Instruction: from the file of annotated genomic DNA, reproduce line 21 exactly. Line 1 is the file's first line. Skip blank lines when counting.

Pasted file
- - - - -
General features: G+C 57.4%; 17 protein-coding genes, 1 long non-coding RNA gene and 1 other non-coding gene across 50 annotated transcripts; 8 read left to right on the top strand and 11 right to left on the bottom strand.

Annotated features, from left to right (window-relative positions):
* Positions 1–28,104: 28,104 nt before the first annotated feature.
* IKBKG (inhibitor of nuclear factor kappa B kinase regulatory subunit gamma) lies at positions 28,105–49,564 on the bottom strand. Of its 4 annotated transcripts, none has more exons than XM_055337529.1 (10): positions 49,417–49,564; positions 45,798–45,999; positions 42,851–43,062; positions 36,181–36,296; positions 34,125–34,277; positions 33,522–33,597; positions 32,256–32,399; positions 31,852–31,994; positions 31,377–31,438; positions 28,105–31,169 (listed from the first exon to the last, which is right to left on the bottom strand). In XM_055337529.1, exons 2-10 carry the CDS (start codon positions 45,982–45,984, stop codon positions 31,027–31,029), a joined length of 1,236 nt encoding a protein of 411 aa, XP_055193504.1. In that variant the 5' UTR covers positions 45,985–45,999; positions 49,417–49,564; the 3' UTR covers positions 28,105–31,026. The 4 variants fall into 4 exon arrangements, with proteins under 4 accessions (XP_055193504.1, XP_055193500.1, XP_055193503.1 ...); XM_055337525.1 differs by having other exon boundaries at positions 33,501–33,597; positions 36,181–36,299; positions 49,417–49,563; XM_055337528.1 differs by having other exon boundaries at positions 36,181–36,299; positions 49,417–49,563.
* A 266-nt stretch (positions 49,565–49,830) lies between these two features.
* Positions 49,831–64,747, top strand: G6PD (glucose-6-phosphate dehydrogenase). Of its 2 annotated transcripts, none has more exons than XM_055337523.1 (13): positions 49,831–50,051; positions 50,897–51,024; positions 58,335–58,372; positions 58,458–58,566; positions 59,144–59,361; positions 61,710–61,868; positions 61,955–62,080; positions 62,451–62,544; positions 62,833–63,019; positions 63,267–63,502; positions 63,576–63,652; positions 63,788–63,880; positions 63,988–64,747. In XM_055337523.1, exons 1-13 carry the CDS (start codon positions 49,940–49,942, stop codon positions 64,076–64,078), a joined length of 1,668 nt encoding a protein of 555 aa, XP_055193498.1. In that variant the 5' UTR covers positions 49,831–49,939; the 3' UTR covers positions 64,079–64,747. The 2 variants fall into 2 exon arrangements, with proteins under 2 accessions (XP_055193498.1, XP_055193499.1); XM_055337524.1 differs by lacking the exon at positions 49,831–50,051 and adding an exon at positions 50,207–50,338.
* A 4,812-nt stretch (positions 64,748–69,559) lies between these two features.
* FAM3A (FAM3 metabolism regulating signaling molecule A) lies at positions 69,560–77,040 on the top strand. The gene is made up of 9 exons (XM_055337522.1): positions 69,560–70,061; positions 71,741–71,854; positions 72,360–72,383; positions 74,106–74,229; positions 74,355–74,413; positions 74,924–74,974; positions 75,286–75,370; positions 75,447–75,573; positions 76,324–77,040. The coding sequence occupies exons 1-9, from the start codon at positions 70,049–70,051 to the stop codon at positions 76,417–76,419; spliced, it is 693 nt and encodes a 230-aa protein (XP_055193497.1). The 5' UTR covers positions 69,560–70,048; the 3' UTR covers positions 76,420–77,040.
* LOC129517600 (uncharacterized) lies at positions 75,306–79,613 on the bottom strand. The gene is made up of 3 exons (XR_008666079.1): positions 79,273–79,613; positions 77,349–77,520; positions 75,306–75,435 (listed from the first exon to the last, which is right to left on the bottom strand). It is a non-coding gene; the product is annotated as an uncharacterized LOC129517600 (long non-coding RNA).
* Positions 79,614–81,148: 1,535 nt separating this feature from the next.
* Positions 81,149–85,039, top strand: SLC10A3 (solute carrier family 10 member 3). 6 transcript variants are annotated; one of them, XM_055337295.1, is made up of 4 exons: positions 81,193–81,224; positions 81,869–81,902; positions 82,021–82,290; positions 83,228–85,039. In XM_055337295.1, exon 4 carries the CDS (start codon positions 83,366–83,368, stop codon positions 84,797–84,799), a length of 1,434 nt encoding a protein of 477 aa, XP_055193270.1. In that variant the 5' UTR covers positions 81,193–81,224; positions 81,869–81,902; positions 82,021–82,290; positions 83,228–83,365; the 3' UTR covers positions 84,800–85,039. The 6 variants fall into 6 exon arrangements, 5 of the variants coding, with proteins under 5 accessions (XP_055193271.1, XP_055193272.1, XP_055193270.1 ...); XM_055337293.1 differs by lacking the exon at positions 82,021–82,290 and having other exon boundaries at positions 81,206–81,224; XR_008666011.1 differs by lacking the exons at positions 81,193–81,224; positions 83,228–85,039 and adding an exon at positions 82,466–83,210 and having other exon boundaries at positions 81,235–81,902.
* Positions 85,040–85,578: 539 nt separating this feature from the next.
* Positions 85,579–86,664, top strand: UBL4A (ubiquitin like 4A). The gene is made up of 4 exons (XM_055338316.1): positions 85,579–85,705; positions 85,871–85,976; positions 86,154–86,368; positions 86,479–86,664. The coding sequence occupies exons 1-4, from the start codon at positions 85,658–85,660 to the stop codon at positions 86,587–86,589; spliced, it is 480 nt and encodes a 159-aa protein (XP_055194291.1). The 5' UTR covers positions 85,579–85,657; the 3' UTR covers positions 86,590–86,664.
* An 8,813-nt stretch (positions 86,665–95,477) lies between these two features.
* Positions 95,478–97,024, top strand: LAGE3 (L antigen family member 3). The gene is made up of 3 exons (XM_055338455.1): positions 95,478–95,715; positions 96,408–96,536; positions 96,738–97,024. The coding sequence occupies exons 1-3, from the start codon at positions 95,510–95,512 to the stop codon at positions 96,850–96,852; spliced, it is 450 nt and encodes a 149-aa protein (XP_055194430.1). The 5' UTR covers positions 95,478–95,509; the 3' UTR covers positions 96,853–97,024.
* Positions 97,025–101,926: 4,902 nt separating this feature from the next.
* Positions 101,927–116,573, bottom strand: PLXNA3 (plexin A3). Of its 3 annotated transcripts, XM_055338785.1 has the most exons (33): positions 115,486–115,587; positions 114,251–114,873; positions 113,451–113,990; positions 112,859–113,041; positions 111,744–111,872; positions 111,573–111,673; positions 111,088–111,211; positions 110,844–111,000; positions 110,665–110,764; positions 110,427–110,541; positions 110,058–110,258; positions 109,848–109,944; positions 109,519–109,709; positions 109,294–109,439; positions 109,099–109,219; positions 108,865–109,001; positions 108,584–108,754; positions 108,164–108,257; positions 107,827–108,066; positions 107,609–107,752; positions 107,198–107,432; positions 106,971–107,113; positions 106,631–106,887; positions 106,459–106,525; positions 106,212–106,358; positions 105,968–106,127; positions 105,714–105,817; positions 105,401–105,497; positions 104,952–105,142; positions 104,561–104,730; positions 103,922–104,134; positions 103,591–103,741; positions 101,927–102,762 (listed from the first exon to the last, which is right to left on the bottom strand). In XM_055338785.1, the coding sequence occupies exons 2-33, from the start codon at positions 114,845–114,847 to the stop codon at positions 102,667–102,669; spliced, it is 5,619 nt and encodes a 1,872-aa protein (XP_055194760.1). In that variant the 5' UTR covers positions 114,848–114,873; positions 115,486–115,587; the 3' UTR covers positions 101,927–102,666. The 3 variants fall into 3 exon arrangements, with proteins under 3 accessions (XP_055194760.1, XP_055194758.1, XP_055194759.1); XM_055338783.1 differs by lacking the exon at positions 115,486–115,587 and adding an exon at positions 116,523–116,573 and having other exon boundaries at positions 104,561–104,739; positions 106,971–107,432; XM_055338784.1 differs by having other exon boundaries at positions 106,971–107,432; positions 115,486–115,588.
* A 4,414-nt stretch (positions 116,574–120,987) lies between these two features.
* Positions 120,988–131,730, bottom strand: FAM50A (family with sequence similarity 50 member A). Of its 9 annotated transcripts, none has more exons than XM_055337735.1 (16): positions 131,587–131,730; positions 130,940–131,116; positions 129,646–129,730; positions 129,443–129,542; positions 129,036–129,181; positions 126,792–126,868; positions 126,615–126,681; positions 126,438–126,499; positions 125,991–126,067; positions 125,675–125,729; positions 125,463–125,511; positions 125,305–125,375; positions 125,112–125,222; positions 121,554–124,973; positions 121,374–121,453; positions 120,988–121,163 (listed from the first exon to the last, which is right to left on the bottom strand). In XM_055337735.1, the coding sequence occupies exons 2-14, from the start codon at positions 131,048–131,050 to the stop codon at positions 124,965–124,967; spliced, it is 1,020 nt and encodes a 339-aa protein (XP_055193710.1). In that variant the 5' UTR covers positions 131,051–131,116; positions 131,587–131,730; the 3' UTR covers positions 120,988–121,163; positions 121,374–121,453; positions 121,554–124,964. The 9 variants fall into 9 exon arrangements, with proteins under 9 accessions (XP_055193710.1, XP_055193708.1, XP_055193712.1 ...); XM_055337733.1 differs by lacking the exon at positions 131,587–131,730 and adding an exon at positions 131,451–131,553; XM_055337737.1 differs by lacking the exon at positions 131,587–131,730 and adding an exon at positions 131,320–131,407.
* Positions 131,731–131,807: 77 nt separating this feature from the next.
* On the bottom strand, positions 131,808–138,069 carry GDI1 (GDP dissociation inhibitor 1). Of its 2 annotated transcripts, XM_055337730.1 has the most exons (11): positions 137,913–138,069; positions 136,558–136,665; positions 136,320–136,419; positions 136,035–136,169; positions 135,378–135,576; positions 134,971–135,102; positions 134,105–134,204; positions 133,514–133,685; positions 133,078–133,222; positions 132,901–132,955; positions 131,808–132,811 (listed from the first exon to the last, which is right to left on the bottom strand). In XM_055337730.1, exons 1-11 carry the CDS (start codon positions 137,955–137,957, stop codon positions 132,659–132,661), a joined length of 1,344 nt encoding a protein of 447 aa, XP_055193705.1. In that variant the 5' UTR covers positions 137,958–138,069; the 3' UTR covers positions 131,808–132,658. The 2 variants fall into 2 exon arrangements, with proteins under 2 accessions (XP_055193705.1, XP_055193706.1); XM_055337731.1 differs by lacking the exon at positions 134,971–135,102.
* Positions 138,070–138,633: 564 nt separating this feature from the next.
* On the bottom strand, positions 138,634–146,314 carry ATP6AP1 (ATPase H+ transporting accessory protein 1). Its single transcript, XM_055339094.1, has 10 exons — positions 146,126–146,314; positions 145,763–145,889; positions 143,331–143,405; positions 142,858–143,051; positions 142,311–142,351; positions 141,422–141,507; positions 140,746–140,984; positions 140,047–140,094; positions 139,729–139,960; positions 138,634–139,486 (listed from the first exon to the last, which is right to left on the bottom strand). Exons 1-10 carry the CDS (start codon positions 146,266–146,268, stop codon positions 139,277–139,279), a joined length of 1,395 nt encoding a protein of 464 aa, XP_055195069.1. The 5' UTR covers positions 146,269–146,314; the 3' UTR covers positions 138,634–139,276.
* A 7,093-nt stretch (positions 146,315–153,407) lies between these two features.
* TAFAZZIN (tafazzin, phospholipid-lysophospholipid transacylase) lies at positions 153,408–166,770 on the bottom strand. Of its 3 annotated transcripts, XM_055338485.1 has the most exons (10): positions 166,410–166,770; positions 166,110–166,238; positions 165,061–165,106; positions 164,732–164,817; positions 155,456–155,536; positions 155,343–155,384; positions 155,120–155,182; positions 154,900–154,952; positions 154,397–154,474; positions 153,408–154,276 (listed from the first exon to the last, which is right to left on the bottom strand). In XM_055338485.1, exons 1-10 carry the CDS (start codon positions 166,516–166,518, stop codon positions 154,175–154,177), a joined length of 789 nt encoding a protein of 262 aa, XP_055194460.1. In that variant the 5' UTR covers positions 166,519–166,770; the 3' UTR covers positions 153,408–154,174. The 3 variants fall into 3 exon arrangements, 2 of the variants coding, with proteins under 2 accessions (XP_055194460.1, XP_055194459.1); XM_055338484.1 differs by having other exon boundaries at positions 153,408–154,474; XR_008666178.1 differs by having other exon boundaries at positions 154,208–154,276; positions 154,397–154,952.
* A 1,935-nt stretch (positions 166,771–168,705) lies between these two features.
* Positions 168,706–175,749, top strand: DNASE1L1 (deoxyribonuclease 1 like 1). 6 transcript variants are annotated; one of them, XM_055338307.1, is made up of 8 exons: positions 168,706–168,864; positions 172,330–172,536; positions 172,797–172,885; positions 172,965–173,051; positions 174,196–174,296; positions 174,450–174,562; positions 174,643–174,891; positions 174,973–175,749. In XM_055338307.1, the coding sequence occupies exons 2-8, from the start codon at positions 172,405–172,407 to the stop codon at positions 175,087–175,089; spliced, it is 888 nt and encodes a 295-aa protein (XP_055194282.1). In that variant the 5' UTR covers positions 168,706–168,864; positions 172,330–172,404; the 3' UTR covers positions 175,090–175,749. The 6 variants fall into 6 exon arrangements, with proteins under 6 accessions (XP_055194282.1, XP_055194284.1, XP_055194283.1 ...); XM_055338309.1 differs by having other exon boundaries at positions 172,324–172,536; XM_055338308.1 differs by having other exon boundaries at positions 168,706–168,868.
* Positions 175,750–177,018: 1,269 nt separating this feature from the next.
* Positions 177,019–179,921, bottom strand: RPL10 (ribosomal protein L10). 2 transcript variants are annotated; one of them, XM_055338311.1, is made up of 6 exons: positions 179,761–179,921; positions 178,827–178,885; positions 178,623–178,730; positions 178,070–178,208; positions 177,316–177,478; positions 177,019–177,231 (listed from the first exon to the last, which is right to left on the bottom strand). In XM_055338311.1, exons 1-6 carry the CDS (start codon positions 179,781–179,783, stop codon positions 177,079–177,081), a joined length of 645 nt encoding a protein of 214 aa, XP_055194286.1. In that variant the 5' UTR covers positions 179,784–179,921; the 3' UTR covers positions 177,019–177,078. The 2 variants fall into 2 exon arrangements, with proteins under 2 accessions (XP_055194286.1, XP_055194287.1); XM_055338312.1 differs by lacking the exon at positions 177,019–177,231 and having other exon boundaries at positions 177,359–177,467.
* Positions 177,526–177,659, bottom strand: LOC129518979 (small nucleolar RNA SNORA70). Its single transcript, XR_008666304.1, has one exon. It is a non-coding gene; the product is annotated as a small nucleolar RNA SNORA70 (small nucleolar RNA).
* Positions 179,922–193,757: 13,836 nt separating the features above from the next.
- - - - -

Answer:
* On the bottom strand, positions 131,808–138,069 carry GDI1 (GDP dissociation inhibitor 1). Of its 2 annotated transcripts, XM_055337730.1 has the most exons (11): positions 137,913–138,069; positions 136,558–136,665; positions 136,320–136,419; positions 136,035–136,169; positions 135,378–135,576; positions 134,971–135,102; positions 134,105–134,204; positions 133,514–133,685; positions 133,078–133,222; positions 132,901–132,955; positions 131,808–132,811 (listed from the first exon to the last, which is right to left on the bottom strand). In XM_055337730.1, exons 1-11 carry the CDS (start codon positions 137,955–137,957, stop codon positions 132,659–132,661), a joined length of 1,344 nt encoding a protein of 447 aa, XP_055193705.1. In that variant the 5' UTR covers positions 137,958–138,069; the 3' UTR covers positions 131,808–132,658. The 2 variants fall into 2 exon arrangements, with proteins under 2 accessions (XP_055193705.1, XP_055193706.1); XM_055337731.1 differs by lacking the exon at positions 134,971–135,102.